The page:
-Former Vice President of research and development for biosensor technology and algorithms for remote physiological monitoring with application towards wearable medical devices. (LinkedIn)
-Formerly at Sano Intelligence, Nancy's work focused on a device that measures blood chemistry through microneedles. (LinkedIn 2)
-Former Chief Technology Officer of Cercacor, she designed sensor based medical technologies, including: measuring hemoglobin, oxygen saturation, and pulse rate. (LinkedIn 3)
-Former Chief Medical Officer and Executive Vice President of medical affairs at Masimo Corporation, which specializes in pulse oximetry (measurement of oxygen saturation in the blood). (LinkedIn 4)
Roy J.E.M Raymann
-Lead several sleep-related research products, that studied sleep and activity monitoring. (LinkedIn 5)
All five of these specialists have one thing in common: They have the skills to develop wearable health monitoring devices. There have also been numerous rumors regarding Apple's development of a new app called the "Health Book" (AppleInsider), which would be a part of the iOS 8. It could be reasonably inferred that iOS 8 and the iWatch would be a team effort. Apple has indicated that their main goals with iOS 8 are to add health-related monitoring and features to their framework. However, that can only go so far running on a device that is kept in a person's pocket all day. This is where the iWatch comes in. The iWatch would be in contact with a person's skin all day allowing it to become the perfect wearable monitoring device.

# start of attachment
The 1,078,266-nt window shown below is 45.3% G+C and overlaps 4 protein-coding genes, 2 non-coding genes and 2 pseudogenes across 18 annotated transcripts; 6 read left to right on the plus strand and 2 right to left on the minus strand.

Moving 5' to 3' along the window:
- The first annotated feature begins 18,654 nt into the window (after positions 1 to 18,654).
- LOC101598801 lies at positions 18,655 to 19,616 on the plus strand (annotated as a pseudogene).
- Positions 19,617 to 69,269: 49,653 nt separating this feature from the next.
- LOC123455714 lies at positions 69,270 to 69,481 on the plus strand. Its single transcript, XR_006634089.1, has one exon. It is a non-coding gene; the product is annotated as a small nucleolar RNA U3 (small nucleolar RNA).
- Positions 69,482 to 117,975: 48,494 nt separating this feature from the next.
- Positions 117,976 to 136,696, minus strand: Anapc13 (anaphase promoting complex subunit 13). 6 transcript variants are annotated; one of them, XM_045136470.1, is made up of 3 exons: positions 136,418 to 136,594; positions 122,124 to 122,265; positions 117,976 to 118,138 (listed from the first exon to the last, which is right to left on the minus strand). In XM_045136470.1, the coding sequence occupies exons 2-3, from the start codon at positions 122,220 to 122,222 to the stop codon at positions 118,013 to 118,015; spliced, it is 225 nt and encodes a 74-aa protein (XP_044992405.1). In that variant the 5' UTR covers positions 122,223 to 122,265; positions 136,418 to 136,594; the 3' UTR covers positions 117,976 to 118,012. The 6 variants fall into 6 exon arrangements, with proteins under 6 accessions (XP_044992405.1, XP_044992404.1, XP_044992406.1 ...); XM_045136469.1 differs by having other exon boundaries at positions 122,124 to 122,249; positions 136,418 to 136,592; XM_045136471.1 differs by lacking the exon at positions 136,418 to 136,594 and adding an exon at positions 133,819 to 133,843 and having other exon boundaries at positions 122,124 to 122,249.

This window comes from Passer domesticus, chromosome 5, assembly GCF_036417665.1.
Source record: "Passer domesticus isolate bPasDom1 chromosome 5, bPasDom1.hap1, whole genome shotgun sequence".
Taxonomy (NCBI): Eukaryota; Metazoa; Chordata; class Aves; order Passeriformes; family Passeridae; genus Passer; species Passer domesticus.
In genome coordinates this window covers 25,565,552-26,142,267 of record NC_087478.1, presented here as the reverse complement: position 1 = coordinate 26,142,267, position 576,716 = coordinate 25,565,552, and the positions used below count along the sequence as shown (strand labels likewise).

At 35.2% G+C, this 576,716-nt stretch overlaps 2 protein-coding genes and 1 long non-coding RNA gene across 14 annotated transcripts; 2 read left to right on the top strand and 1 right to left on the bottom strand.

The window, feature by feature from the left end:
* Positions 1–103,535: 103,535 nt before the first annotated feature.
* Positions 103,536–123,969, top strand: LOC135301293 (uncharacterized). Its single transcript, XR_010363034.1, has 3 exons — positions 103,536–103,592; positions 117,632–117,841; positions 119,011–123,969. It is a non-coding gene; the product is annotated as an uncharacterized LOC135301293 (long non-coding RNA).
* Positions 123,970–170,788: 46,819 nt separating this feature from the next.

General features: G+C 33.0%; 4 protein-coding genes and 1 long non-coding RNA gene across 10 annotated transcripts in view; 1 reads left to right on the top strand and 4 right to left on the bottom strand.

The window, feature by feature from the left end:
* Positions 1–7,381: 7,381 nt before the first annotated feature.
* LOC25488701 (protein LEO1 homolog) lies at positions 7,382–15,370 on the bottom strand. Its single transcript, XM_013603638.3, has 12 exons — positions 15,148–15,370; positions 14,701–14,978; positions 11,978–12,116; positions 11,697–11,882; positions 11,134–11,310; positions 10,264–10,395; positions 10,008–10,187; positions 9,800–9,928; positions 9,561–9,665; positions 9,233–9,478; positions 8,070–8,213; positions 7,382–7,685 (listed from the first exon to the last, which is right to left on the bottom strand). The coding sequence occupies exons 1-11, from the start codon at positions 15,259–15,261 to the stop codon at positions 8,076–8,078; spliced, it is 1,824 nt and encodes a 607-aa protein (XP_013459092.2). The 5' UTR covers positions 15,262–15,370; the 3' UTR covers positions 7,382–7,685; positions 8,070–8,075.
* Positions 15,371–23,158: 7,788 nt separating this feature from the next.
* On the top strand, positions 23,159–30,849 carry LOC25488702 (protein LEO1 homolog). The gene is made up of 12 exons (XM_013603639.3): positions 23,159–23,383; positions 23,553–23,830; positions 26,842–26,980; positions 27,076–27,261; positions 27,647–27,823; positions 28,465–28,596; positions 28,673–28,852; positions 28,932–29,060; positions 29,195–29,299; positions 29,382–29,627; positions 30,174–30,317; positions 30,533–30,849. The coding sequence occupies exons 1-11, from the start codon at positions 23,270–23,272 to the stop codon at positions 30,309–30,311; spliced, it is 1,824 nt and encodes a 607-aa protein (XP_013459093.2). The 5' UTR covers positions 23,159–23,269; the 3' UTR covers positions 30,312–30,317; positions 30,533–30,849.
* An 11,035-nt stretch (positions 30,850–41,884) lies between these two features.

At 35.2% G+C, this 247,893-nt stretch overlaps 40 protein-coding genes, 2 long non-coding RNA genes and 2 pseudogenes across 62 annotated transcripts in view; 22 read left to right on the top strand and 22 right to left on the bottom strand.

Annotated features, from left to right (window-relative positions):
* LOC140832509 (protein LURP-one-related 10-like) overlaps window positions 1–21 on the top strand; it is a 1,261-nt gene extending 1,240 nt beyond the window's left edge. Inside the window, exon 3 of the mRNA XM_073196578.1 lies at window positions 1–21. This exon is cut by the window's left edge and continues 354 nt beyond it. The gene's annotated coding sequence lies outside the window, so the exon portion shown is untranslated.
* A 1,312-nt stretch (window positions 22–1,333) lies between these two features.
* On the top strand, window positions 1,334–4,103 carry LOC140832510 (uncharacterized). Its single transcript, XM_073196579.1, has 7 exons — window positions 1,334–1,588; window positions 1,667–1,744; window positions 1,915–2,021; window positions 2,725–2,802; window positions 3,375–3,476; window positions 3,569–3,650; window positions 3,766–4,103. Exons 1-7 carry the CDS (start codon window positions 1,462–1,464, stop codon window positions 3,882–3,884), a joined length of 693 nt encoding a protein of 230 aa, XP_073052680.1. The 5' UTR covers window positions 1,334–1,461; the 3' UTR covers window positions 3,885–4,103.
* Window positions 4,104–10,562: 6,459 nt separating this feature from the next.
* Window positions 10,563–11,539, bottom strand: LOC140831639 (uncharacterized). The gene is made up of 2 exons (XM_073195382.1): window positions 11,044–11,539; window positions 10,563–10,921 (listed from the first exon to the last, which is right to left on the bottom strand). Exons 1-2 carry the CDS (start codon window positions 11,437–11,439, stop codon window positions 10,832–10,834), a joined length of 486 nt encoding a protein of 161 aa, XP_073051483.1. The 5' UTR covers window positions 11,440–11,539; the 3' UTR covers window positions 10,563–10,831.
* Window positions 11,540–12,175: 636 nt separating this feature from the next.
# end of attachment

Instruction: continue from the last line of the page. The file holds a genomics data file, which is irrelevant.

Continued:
The New Frontier
As mentioned before, the main fault with Samsung's Galaxy Gear was that it offers nothing unique that was expected of a smartwatch. The hardware was there, but the functionality of the device was sorely lacking. However, with the iWatch, Apple has the opportunity not just to create a smart watch that can run Apps from the App Store, but a smart watch that can also monitor your health. If Apple sticks with its current "App Store" platform it would solve the problem that Samsung has run into, which is that it offers virtually no "Useful Apps".
Samsung has proven that simply gluing two bands of plastic onto a small phone and strapping it onto your wrist is not what the customer wants. However, Apple CEO, Tim Cook, recognizes this and has hinted at many of the new features the iWatch will have. The iWatch will not be just another wearable device. With the support of Apple's massive and loyal customer base, the iWatch offers the potential to expand Apple's product offerings into new markets and reignite their floundering growth. Samsung just put a watch with the hardware of a smartphone on the wrist, Apple intends to use the wrist as the next frontier for the smartphone.
The iWatch is stated to be released in late 2014. (TechRadar)
Disclosure: I have no positions in any stocks mentioned, and no plans to initiate any positions within the next 72 hours. I wrote this article myself, and it expresses my own opinions. I am not receiving compensation for it (other than from Seeking Alpha). I have no business relationship with any company whose stock is mentioned in this article.